Private TVET in Africa: Understanding the Context and Managing Alternative Forms Creatively!
Keywords:private education, technical and vocational education and training, African education and training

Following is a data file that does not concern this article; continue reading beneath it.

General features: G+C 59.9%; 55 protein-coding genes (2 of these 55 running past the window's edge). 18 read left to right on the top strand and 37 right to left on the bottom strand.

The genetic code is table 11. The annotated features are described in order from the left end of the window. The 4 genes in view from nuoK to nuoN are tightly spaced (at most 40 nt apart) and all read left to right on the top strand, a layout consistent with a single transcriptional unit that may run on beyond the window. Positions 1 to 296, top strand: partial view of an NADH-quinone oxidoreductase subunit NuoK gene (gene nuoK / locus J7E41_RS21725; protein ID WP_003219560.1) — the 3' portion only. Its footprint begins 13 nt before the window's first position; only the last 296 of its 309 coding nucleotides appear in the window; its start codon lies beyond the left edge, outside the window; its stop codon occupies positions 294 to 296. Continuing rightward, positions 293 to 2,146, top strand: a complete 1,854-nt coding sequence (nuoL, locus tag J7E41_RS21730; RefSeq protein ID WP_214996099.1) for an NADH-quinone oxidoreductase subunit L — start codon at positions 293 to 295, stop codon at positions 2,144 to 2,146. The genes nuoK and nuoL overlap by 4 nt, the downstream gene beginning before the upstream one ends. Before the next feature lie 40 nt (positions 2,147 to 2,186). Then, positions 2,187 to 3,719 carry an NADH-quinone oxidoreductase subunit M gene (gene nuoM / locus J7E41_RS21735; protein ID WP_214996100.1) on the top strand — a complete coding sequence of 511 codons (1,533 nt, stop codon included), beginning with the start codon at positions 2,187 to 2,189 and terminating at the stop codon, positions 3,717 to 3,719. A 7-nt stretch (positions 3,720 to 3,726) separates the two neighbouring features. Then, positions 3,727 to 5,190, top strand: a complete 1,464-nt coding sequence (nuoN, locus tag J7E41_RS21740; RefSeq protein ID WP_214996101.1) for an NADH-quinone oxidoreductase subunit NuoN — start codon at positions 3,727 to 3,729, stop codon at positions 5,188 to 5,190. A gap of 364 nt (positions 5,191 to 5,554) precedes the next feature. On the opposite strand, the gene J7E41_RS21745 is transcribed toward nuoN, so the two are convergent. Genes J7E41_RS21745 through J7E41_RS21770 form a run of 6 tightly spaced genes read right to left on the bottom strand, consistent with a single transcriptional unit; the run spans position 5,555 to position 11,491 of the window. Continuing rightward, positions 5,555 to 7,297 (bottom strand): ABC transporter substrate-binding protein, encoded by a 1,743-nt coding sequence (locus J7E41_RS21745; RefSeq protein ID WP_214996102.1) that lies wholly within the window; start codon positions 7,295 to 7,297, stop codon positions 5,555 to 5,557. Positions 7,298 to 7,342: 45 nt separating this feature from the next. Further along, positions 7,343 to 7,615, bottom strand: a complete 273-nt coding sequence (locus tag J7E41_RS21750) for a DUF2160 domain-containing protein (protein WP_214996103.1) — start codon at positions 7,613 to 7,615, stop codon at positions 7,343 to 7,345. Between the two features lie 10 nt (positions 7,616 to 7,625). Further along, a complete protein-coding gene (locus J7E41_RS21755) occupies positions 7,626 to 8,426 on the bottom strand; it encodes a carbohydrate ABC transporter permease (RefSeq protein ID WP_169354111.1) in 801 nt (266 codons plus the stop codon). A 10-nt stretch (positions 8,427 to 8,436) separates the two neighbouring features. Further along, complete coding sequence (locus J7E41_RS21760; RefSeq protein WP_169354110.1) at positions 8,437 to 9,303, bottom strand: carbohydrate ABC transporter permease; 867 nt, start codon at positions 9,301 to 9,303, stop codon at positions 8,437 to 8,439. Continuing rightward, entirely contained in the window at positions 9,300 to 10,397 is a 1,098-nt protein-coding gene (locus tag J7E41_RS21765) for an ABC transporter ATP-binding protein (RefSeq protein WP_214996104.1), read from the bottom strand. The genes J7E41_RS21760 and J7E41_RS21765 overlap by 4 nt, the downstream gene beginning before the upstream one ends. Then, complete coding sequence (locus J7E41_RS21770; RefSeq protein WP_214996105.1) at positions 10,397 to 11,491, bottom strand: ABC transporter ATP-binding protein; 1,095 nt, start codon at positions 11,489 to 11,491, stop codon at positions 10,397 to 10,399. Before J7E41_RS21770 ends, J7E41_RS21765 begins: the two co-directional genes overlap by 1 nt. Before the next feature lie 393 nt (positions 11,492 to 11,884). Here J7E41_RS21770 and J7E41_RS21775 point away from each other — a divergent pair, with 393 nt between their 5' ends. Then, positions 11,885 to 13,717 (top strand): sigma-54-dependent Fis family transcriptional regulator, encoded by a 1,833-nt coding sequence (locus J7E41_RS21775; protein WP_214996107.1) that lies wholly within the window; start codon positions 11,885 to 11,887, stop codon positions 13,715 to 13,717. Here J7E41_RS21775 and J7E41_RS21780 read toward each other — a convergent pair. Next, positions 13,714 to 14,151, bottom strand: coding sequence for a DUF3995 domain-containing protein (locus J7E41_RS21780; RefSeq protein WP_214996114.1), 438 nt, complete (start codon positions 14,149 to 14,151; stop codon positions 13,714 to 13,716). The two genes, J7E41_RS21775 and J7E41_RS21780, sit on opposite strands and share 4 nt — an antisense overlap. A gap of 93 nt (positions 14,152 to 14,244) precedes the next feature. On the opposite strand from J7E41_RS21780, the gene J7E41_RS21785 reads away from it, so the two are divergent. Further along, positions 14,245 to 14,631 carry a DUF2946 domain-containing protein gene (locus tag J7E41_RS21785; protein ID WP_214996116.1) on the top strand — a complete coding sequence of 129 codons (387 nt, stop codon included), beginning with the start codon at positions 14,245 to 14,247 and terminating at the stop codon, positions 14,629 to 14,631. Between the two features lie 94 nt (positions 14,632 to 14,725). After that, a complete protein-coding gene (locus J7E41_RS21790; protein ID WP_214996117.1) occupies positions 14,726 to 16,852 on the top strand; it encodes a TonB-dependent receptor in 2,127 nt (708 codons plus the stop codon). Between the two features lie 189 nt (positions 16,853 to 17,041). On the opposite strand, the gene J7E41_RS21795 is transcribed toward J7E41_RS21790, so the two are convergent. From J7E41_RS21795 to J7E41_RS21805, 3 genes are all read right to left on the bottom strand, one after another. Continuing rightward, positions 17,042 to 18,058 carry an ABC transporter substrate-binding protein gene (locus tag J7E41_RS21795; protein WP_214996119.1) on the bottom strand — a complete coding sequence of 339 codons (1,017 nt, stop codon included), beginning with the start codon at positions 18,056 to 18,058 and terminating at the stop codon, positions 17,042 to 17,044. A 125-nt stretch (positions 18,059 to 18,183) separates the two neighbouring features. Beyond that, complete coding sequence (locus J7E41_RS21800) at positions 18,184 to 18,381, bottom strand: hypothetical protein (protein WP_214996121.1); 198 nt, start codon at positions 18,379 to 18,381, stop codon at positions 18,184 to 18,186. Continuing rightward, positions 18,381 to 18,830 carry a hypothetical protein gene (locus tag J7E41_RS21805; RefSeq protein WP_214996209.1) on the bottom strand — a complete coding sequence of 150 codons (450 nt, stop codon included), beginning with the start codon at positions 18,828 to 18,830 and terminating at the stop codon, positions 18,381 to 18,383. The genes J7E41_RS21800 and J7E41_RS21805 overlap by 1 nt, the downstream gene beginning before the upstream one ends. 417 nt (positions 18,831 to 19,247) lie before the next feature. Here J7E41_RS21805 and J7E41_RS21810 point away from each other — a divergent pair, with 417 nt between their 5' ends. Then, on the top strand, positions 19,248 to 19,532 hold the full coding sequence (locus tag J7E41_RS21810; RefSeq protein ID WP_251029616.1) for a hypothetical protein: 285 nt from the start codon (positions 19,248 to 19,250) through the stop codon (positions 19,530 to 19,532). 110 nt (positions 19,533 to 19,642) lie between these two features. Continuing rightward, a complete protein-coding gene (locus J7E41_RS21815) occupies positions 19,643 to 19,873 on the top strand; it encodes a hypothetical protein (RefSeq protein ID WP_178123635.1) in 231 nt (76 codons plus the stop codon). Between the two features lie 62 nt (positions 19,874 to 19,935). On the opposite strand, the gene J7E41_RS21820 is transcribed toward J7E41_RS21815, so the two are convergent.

Since the 1990s, there has been a growing sense from both national policymakers and international agencies of the importance of private Technical and Vocational Education and Training and skills provision in all regions. This pri-VET sector both through traditional apprenticeship forms and more formal sector oriented approaches have become an essential feature of the contemporary landscape. It is, however, a sector that is largely undocumented and its regulation is thus based on a less than nuanced understanding of its contribution to both the education and training system in general and as a complement to public TVET provisioning. The paper will seek to identify key features of the key trends of what is known about private TVET provision in Africa with a view to understanding the complexity of provision forms and its current importance in the region. It is argued that for this â€˜unconventional education and trainingâ€™ form to take its place in national systems, there is a need for more rigorous research of the sector to ensure that it is able to take its rightful place in national systems. It is expected that this will enable a more thorough examination of regulatory mechanisms used by governments.
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